"I built up a good lead in the first 20 laps, but my front tires were badly worn and the conditions were difficult as the track was drying very slowly," Alonso said afterward. "We made the decision to change the fronts for a new pair and it was the wrong one, as we saw with Fisi and Michael, who kept all four tires on the car [at their first stops] and were much quicker. After that the only thing we could do was go to dry tires as early as possible and hope to catch up the time to Michael. In the end there were not enough laps left."
Schumacher would appear to have the edge going into this week's race at the figure-eight Suzuka circuit, as he's done well there in the past with five wins, one of them in wet conditions in the 2000 Japanese GP.
That doesn't bode well for Renault or Alonso; Schumacher hadn't scored a point in either of the previous two races held on the Shanghai International Circuit before Sunday and still came through in fine style.
The likelihood of his earning an unprecedented eighth driving championship on tracks where he has a better record than in China -- he has four wins at Brazil's Autodromo Jose Carlos Pace -- would seem to be far greater than Alonso's chances to win a second straight championship, as the latter has never won on either remaining circuit, albeit in a much shorter career. Alonso's best finish in either Brazil or Japan is third place, a feat he's achieved three times.
Schumacher has said he won't consider his place in F1 history until after he's retired, sitting back on the sofa with a cigar in one hand and a beverage in the other.
He'll have another fine rain-induced memory to reminisce over after winning in China. Whether he'll have another title to savor remains to be seen, though it would appear he's got the inside track.
The newly minted Spyker team, formed when Spyker Cars NV bought the former Midland F1 squad last month, has said it will retain driver Christijan Albers for next season. Should the team wish for a second Dutch pilot, it might consider Robert Doornbos, currently racing in the departed Christian Klien's stead at Red Bull Racing. Spyker, a Dutch maker of $350,000 hand-built sports cars, has its work cut out for it in a major way in F1, taking over an underfunded, underdeveloped team while going up against teams funded by automakers hundreds of times its size. Still, it made waves this weekend by announcing it will carry Ferrari engines next season. Penthouse to outhouse?: Juan Pablo Montoya, recently released from his contract by the free-spending McLaren team, will make his U.S. stock car debut Oct. 6 in the ARCA feeder-series race at Talladega Superspeedway in Alabama. Montoya, who'll race for former CART (now IndyCar) boss Chip Ganassi, is likely to suffer a bit of culture shock when it comes to facilities and such in his new job, going from the high-tech world of the F1 paddock to the somewhat less posh surroundings of a minor series. He's expected to compete in ARCA, NASCAR Busch Series and NASCAR Nextel Cup events the rest of this season in preparation for a full-time Nextel Cup ride in 2007.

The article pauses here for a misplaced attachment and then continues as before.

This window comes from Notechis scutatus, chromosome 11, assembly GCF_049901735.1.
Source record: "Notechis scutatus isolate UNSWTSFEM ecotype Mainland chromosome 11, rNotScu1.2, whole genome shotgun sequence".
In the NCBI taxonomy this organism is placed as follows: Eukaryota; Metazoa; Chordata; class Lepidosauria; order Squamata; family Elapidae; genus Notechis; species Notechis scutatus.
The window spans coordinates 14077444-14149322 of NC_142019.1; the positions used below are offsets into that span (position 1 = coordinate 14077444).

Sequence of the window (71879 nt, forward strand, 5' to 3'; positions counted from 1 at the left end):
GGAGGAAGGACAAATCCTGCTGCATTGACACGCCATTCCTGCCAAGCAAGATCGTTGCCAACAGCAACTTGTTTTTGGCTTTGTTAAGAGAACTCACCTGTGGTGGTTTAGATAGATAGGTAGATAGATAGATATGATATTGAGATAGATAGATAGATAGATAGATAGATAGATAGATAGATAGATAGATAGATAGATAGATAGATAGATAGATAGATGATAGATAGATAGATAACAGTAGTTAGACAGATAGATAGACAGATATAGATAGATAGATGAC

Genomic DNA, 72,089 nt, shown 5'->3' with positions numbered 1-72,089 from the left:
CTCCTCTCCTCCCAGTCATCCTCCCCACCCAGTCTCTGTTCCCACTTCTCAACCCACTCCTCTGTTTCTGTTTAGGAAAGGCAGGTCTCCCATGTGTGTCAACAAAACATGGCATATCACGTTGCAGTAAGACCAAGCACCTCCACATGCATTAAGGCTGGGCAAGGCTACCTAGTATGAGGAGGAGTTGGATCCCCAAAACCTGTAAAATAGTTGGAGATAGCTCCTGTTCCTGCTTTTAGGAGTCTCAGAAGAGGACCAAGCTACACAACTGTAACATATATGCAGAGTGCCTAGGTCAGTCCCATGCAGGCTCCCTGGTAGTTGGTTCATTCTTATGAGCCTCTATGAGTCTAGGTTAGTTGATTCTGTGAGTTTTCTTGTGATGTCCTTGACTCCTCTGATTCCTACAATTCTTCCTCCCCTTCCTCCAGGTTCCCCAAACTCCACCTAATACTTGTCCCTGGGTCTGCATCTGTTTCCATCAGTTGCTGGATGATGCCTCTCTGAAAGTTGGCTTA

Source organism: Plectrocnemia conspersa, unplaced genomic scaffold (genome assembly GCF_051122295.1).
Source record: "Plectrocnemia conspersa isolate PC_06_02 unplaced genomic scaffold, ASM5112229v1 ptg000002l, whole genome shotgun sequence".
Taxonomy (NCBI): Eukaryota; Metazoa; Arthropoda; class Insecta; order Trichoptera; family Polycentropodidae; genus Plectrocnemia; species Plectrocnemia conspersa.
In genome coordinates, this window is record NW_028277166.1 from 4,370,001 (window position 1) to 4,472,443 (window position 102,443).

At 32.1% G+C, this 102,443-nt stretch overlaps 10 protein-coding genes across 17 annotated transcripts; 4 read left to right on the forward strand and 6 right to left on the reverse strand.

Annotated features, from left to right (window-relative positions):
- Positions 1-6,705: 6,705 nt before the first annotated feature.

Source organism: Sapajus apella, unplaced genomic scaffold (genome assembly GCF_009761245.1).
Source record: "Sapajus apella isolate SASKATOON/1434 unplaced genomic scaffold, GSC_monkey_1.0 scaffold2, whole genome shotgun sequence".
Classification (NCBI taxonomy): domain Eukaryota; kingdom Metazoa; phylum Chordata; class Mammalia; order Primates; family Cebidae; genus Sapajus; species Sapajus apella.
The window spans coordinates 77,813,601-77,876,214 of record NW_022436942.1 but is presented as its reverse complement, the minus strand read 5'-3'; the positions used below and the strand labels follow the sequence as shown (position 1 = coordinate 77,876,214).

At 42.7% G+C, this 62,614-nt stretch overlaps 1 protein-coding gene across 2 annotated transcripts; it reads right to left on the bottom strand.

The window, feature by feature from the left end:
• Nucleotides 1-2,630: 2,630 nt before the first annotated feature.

Michael Kelley is a freelance journalist and a contributor to ESPN.com.